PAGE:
In spite of the usefulness of the double metal cyanide complex catalysts, the prior art has recognized that it is desirable to remove the catalyst from the polyol following polymerization. U.S. Pat. No. 4,355,188 (Herold et al) teaches that the residual catalyst catalyzes allophanate formation when the polyol is reacted with an isocyanate and also promotes the formation of undesirable volatile by-products during storage.

U.S. Pat. No. 4,355,188 further teaches that removal of the catalyst residue may be accomplished by treating the crude polyol with a strong base such as an alkali metal hydroxide or alkali metal dispersion and then passing the polyol through an anionic exchange resin.

U.S. Pat. No. 4,721,818 (Harper et al) teaches that catalyst removal is achieved by reacting the crude polyol with an alkali metal hydride so as to convert the double metal cyanide complex catalyst into an insoluble species which can then be removed by filtration. An adsorbent such as magnesium silicate may be employed to remove any excess alkali metal hydride remaining.

Although the prior art methods generally work well for the removal of most of the double metal cyanide complex catalyst residue, minor amounts of soluble metal-containing compounds derived from the double metal cyanide complex catalyst tend to remain in the polyol after treatment using the prior art procedures. For reasons which are not well understood, the amount of residual solubilized catalyst following purification by the prior art processes will vary from batch to batch. Retreatment of the polyol using the prior art methods has been found to be generally ineffective in further reducing the level of residual solubilized catalyst. Because of the polyol stability and isocyanate reactivity problems caused by the residual catalyst, it obviously is desirable to remove as much of the catalyst as possible from the polyol.

The present invention solves the deficiencies of the prior art processes by achieving more consistent and reliable removal of substantially all of the residual double metal cyanide complex catalyst from a polyol. In the process of this invention, a polyol is treated with an alkali metal compound and a phosphorous compound selected from pyrophosphorous acid (H4 P2 O5), hypophosphorous acid (H3 PO2), phosphorous acid (H3 PO3), and the corresponding ester and halide derivatives which yield the parent acid upon hydrolysis. The alkali metal compound and the phosphorous compound react with the double metal cyanide complex catalyst to form precipitates which are readily removed from the polyol by filtration. In addition, if the polyol has been exposed to air at elevated temperature during its preparation, purification in accordance with the process of this invention also helps to reduce the color and active oxygen content of the polyol.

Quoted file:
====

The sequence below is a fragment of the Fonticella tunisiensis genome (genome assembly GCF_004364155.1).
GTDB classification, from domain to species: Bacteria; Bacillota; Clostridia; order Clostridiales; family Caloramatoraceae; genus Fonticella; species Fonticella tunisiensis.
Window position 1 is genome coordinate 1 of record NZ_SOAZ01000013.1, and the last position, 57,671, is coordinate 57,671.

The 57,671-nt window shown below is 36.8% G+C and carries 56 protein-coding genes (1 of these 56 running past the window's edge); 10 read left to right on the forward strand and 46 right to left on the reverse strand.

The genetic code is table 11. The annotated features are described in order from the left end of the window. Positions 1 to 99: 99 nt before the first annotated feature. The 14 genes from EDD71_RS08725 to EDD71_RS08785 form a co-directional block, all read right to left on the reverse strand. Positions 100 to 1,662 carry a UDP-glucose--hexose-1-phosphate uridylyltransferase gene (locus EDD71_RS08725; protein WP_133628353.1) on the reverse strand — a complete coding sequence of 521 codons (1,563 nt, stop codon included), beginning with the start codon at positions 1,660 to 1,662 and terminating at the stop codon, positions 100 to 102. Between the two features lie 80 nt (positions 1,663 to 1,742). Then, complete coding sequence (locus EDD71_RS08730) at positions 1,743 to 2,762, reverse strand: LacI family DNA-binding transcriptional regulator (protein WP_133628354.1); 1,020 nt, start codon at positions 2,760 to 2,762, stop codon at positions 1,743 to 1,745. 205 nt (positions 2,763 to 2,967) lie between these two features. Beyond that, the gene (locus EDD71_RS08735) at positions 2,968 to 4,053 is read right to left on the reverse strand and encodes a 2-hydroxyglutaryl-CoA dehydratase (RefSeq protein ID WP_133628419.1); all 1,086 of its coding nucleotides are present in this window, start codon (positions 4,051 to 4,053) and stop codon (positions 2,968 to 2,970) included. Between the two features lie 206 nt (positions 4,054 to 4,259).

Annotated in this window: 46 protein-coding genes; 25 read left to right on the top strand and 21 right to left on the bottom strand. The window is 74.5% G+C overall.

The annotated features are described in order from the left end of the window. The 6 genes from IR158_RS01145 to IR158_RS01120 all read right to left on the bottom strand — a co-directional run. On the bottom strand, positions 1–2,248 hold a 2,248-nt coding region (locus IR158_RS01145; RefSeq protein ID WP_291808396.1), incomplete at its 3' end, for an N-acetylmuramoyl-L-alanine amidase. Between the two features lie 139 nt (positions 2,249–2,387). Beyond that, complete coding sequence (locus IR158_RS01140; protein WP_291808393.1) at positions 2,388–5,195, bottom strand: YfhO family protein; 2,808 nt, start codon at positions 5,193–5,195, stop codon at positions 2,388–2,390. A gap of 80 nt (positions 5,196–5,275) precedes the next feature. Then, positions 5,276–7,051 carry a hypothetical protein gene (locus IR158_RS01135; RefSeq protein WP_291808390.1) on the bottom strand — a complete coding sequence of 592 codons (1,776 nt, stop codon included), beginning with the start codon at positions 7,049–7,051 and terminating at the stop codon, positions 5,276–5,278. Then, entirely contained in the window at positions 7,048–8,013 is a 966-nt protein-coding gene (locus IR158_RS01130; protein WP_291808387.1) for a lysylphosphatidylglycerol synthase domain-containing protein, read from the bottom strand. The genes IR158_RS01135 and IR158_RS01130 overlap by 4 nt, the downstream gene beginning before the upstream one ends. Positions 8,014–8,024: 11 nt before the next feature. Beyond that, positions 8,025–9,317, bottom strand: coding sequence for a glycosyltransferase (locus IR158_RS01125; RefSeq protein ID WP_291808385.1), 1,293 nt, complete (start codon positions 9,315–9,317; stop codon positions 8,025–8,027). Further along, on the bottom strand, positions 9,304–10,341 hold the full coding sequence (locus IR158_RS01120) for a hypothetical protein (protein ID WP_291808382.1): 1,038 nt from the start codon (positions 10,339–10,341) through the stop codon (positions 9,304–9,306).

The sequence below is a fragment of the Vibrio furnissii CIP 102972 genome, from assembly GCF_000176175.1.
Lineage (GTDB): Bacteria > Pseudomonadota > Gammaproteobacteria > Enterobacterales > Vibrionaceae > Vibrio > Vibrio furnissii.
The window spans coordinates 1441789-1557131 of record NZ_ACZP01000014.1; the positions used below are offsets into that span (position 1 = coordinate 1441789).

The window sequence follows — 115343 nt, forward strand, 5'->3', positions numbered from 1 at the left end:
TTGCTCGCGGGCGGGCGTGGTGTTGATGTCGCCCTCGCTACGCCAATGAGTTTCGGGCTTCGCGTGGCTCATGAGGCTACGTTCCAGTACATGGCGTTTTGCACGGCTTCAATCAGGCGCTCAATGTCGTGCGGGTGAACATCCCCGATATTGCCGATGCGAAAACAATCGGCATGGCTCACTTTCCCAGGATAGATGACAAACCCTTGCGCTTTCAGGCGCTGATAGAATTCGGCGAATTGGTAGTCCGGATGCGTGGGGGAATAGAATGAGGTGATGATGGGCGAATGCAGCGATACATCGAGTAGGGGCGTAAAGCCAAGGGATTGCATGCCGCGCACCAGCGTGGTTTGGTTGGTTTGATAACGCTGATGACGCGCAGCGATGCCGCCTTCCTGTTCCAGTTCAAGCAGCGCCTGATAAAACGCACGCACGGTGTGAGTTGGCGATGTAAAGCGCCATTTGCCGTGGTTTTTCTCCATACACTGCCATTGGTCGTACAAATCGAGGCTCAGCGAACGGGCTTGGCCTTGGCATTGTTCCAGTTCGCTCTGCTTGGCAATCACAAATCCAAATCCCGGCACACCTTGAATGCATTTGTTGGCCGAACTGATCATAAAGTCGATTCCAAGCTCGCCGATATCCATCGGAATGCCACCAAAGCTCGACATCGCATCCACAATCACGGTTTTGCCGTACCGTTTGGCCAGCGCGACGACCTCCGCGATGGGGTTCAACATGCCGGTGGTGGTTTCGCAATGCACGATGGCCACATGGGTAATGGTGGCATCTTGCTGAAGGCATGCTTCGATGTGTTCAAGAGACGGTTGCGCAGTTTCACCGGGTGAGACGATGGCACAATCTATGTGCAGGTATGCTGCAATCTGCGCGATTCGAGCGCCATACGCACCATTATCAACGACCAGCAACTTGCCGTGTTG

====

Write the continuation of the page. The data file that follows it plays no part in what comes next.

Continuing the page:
This invention provides a method for removing double metal cyanide complex catalyst residue from a crude polyol which comprises the steps of (a) treating the crude polyol with an alkali metal compound selected from the group consisting of alkali metals, alkali metal hydroxides, alkali metal hydrides, and alkali metal alkoxides in an amount sufficient to convert the double metal cyanide complex catalyst into an insoluble portion and a soluble portion, (b) filtering the polyol to remove the insoluble portion, (c) treating the filtered polyol with a phosphorous compound selected from the group consisting of pyrophosphorous acid, hypophosphorous acid, phosphorous acid, and the corresponding ester and halide derivatives which yield the parent acid upon hydrolysis, in an amount sufficient to convert the soluble portion to a second insoluble portion, and (d) filtering to remove the second insoluble portion.

Any crude polyol prepared using a double metal cyanide complex catalyst can be purified according to the process of this invention. Suitable crude polyols are typically prepared by polymerization of an epoxide or mixture of epoxides in the presence of a double metal cyanide complex catalyst and an initiator having at least one hydroxyl or other active hydrogen group.